Nokian Hakkapeliitta LT 2
Toyo Open Country WLT1
Bridgestone Blizzak LT

255/75R17
Firestone Winterforce LT

255/70R18
Bridgestone Blizzak DM-V2
Goodyear Ultra Grip Ice WRT SUV
Toyo Observe GS-i5
Yokohama iceGUARD iG51v

The reason I went with the DM-V2:
-Newest studless winter tire available
-17" Sport take-off wheels were the cheapest available around here at the time
-Tested very well, even against studded winter tires
-LT tires cannot achieve the same rubber pliability as passenger tires because of their HD construction
-Nearly all of the LT tire options were getting long in the tooth and were in need of updating, and most of them acheived their high ratings because they were studable

After two serious MN winters, I'm very pleased with the DM-V2's performance. I don't have any experience with any other dedicated winter tire, but when I put my MT's back on too early in the spring and have to drive on frozen April roads...yikes.

Your other option of selling your Duratracs and using the 18's for the DM-V2 sounds reasonable if you think you could get a fair price for the Duratracs.
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Old 09-13-2018, 08:16 AM   #6
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Good info. I want to stay with stock size and that is limiting on choices. The Duratracs look like a good compromise, but they are not LT in that size, and reports on this forum indicate that the sidewalls may not hold up well in rocks. Some other possibilities cost $50 each more at Discount Tire, and it seems like a crap shoot picking a better winter tire than the stock KM's while retaining good off road performance and durability. Most reports indicate that Duratracs are good in winter conditions, but the best rubber compound in very cold conditions is not so good in warmer weather.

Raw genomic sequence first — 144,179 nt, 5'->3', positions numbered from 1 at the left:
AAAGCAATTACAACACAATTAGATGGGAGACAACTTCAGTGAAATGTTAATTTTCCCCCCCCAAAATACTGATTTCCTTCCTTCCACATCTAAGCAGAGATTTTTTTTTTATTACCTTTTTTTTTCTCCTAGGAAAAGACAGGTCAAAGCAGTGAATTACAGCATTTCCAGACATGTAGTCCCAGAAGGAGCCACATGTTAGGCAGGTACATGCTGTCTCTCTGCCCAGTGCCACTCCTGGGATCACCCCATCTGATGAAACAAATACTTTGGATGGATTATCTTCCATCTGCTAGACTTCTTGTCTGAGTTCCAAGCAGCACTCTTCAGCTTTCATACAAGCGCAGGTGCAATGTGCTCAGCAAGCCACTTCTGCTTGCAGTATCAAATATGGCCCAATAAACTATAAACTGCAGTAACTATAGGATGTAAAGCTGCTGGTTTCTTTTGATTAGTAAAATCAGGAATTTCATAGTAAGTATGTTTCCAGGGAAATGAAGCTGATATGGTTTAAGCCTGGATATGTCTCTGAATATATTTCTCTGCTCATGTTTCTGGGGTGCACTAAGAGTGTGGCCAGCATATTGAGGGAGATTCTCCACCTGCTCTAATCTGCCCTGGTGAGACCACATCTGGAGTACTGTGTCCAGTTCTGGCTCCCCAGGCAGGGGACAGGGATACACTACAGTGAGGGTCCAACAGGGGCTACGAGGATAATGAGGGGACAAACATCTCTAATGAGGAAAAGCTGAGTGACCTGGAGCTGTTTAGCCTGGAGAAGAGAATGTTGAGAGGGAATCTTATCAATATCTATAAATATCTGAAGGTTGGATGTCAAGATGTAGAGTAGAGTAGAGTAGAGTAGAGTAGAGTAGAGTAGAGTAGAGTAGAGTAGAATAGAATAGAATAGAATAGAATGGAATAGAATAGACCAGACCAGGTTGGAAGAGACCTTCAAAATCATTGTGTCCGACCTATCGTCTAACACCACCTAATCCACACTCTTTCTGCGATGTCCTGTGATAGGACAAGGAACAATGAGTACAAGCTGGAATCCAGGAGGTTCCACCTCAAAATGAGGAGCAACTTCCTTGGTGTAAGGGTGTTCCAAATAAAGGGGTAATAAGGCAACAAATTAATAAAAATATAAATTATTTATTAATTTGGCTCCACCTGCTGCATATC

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Old 09-13-2018, 10:29 AM
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Originally Posted by 15anvil View Post
Good info. I want to stay with stock size and that is limiting on choices. The Duratracs look like a good compromise, but they are not LT in that size, and reports on this forum indicate that the sidewalls may not hold up well in rocks. Some other possibilities cost $50 each more at Discount Tire, and it seems like a crap shoot picking a better winter tire than the stock KM's while retaining good off road performance and durability. Most reports indicate that Duratracs are good in winter conditions, but the best rubber compound in very cold conditions is not so good in warmer weather.
Everything in engineering is a compromise. Good snow/ice performance requires a ton of siping a soft rubber compound and neither of those are useful for offroading.

This review is pretty good at showing the difference between a number of tires although they test the KO instead of the KM.
Winter Tire Test: Some Treads Are Better Than Others - PickupTrucks.com News

I used the Duratrac in snow/ice for two winters. It got me where I needed to go but was not very good compared to the tires I had on my last vehicle (Michelin X-ice series tires.) That's why I will try a dedicated winter tire this year.

After finding out Costco can do the swaps for cheap, I think I will just keep my rims and swap the Blizzak winter tires onto these rims. Will keep using Duratrac (or maybe KM2 next time) in the summer and shoulder seasons.